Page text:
Sunday, August 29, 2004

Property update...

We did close escrow on the property in North Fork. Woo Hoo!!! At some point in the future, Humming Hearts Ranch will reside within 11.3 acres just off Road 221. Here is a BEFORE picture of the house.

We plan on doing some serious changes to the house before we move in ourselves. To the exterior for example, the roof will be replaced. The house will be painted white with green trim. We'll add a proper porch to the entire front that you see in the picture. You can't really see the front door because it is directly behind the tree. For now, the house is being rented out to a very nice local family.

Anyone want to come and help put in fencing? :-)



Bad News: West Nile Virus is a very real threat to alpacas.
Good news: Camelids can be protected by a series of vaccinations.

Ohio State University and Oregon State University have both done extensive studies with an equine WNV vaccination and found it to be effective in camelids. Their studies showed a series of three shots will provide protection against WNV infected mosquitoes. The study results can be read here:

Something worth noting: Several WNV vaccination serums are on the market. If your animals are vaccinated using one serum, all booster shots must be given using that same one. If for some reason you have to switch to a different vaccination serum, all animals must start from ground zero and begin inoculations all over. Make careful notes in your vaccination documentation which vaccination you or your vet is using.

Today we spent time giving the young boys and the young girls their second WNV vaccination. It's days like today when you really appreciate a well designed ranch. The girls and boys are in the front of the ranch. The boys are at the end. The girls are next to the boys but there's a catch pen in between the two with gates from both paddocks leading into the catch pen. We had to first round up the boys into the catch pen. Easy. Just open their gate and they run right in. Could it be that they know they'll be closer to the girls? :-) Close the catch pen gate. Next, we caught a boy, haltered him, I held him while Wayne vaccinated him, and finally I released him back into his own paddock. Same routine for the girls.

Sometimes they are less eager to go into the catch pen so I use a long PVC pole (probably 12 feet long) held at waist height to guide them where I want them to go. We have also on occasion used a long flat woven rope with one person holding each end. I prefer the pole because I can do it myself. Alpacas rarely challenge barriers (they'd rather flee to an open space like through an open gate), so they never come in contact with the pole or rope.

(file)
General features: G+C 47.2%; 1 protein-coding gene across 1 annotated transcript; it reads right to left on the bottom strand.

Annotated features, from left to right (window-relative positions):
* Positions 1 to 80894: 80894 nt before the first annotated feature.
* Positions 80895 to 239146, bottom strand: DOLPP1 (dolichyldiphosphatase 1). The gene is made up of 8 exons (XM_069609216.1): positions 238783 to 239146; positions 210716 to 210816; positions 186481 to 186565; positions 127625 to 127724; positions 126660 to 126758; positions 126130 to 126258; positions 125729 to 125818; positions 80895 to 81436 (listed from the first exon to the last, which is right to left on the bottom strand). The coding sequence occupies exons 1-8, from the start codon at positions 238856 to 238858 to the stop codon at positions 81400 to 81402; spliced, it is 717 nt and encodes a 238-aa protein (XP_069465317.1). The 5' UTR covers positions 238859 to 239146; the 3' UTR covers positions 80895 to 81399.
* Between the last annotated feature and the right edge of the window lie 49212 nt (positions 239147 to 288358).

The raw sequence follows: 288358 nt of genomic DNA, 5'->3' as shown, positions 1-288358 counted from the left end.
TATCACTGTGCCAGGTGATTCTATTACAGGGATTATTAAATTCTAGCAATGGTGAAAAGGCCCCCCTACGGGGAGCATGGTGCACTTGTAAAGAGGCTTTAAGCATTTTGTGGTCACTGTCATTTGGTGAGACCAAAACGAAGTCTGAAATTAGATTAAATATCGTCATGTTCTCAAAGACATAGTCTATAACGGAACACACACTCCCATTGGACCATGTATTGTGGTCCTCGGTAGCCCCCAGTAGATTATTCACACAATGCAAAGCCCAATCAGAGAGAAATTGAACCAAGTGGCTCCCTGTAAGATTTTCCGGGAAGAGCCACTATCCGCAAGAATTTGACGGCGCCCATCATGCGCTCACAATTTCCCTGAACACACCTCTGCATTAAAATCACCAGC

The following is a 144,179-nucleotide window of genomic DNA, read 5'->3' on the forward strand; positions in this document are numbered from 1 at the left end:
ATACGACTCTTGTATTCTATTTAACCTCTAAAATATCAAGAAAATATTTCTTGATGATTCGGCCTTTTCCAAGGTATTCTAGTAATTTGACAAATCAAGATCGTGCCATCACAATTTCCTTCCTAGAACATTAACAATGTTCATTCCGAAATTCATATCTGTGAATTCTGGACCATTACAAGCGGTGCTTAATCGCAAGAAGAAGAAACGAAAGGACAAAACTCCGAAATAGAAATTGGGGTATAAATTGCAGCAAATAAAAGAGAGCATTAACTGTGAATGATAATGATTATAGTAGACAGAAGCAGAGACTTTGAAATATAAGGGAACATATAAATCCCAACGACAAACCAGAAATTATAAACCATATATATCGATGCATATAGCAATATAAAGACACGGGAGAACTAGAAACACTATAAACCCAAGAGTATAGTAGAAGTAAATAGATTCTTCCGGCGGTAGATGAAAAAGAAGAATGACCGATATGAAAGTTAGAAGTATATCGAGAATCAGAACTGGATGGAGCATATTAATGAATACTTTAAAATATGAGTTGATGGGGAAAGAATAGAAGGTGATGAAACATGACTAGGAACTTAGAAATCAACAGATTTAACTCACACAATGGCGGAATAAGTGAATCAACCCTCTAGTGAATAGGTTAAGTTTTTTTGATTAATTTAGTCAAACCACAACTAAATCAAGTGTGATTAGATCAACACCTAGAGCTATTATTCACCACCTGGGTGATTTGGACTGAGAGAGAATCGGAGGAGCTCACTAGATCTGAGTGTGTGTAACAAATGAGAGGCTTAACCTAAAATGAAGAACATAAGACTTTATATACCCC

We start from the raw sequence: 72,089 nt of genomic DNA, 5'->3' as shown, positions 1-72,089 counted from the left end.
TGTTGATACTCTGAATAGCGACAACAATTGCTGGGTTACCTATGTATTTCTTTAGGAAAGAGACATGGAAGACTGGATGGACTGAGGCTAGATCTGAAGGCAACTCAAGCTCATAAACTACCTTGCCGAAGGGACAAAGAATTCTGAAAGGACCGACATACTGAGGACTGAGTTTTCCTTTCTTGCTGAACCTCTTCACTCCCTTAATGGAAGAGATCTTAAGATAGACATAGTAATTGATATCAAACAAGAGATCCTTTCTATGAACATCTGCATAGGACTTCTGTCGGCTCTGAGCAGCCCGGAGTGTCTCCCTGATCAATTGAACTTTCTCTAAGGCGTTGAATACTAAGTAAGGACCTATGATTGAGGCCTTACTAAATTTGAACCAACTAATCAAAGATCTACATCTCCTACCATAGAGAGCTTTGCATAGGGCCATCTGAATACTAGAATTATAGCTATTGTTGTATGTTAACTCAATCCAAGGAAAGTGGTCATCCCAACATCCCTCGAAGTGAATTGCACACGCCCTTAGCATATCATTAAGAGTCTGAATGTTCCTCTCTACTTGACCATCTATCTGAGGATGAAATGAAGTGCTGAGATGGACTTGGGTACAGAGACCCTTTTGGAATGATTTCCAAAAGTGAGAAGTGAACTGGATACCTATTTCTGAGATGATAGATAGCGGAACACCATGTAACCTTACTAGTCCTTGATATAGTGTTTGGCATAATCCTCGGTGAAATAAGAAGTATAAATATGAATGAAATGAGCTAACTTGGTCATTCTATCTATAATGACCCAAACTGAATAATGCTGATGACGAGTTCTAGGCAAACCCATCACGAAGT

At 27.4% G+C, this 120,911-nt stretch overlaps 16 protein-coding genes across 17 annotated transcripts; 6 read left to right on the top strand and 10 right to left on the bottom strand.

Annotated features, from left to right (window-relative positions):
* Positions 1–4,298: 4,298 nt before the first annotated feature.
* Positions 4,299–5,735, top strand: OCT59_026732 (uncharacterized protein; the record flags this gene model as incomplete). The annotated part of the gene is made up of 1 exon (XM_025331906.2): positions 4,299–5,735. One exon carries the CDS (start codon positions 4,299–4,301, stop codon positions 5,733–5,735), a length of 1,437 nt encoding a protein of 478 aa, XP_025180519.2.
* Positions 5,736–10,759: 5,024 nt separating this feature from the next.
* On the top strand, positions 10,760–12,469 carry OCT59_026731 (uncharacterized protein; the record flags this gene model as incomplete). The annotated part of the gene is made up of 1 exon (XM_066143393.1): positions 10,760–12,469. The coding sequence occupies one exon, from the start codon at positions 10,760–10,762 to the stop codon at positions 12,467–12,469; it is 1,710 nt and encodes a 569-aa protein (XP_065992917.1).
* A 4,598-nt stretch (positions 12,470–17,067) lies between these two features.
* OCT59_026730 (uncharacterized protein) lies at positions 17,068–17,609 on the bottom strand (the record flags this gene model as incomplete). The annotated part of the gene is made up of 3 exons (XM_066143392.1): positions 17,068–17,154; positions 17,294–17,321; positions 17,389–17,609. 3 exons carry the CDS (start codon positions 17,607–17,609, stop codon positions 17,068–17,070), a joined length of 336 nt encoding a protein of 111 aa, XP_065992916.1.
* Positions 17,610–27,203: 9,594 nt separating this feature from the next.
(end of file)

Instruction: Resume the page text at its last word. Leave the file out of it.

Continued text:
Halters aren't always necessary for these vaccinations. We used them today because most everyone was a bit on the feisty side. It is simply safer for them if they are haltered and tied up even though you have one person holding the animal while the other innoculates. For the truly feisty ones, we can walk them back to the barn and use the chute. It contains them very well. Thankfully, we didn't need to do that for anyone today.


Wednesday, August 11, 2004

Weaving: making something from nothing

A few weeks ago I drove to Southern California to pick up a LeClerc floor loom I bought through eBay. Thankfully, we have friends who live in Porterville, a town about halfway between where we live and where the loom was located. Our friends kindly offered to be a waypoint for me and the kids on this excursion. Here's my new treasure! I've even got a bit of my own weaving showing on it.

Here's a close-up of the weaving. I unrolled it off the front beam so that you could see more of it than is pictured above.

Now, lest you think I've been rather industrious since the arrival of the loom, let me say that the loom came warped with some-once-white cotton string. The previous owner had started a project but never finished it. I rolled the old project onto the front beam and started my own project using some of my icky* handwoven yarn. For yarn I considered garbage, it worked up quite nicely. Maybe if I full it (felt the fibers with soap and gentle agitation) the remaining paint flecks will come out and it'll make a nice placemat.

*"icky" because I dyed a wool roving using dyes that mostly sat on top of the fiber. It was an experiment gone bad. When I spun the roving, I got tons of paint flakes all over me. But could I throw away the yarn or roving? Of course not. Now I'm glad I didn't.

Location Update
As you know, we don't have a ranch of our own yet. We have been taking time this year to scout out various locations. To make a long story short (and I'll elaborate on it in a later post), we're in escrow on a nice 11 acre property in North Fork, California. We're supposed to close escrow tomorrow. I'm a firm believer in "nothing is yours until the deal is done" and there is one glitch that cropped up on Monday so who knows what will happen in the next 48 hours. Cross your fingers for us. I'll post more as soon as the title is (or isn't) in our hands. For now, I'm going back to weaving - it's been a huge stess reliever for me this week.